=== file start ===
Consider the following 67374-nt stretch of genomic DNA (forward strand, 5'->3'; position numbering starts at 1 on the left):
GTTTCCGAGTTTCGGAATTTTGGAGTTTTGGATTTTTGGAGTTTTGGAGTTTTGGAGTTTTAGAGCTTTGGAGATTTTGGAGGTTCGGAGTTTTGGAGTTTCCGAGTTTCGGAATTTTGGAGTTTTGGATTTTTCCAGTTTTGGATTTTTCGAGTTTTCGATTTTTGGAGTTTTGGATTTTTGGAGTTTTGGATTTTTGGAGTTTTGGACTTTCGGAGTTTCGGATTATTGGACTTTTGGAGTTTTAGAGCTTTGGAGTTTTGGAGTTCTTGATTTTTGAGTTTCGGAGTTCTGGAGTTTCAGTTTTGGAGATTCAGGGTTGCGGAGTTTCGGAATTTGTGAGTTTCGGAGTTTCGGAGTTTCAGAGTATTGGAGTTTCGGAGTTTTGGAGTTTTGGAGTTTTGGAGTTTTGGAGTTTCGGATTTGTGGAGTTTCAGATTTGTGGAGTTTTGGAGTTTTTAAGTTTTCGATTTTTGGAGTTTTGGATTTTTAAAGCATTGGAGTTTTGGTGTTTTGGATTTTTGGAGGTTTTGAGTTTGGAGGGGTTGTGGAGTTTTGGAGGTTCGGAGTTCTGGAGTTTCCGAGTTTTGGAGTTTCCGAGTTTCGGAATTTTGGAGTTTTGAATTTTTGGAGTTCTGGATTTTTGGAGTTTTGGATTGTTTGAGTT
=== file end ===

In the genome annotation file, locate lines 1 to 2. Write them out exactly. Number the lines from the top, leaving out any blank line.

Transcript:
Consider the following 67374-nt stretch of genomic DNA (forward strand, 5'->3'; position numbering starts at 1 on the left):
GTTTCCGAGTTTCGGAATTTTGGAGTTTTGGATTTTTGGAGTTTTGGAGTTTTGGAGTTTTAGAGCTTTGGAGATTTTGGAGGTTCGGAGTTTTGGAGTTTCCGAGTTTCGGAATTTTGGAGTTTTGGATTTTTCCAGTTTTGGATTTTTCGAGTTTTCGATTTTTGGAGTTTTGGATTTTTGGAGTTTTGGATTTTTGGAGTTTTGGACTTTCGGAGTTTCGGATTATTGGACTTTTGGAGTTTTAGAGCTTTGGAGTTTTGGAGTTCTTGATTTTTGAGTTTCGGAGTTCTGGAGTTTCAGTTTTGGAGATTCAGGGTTGCGGAGTTTCGGAATTTGTGAGTTTCGGAGTTTCGGAGTTTCAGAGTATTGGAGTTTCGGAGTTTTGGAGTTTTGGAGTTTTGGAGTTTTGGAGTTTCGGATTTGTGGAGTTTCAGATTTGTGGAGTTTTGGAGTTTTTAAGTTTTCGATTTTTGGAGTTTTGGATTTTTAAAGCATTGGAGTTTTGGTGTTTTGGATTTTTGGAGGTTTTGAGTTTGGAGGGGTTGTGGAGTTTTGGAGGTTCGGAGTTCTGGAGTTTCCGAGTTTTGGAGTTTCCGAGTTTCGGAATTTTGGAGTTTTGAATTTTTGGAGTTCTGGATTTTTGGAGTTTTGGATTGTTTGAGTT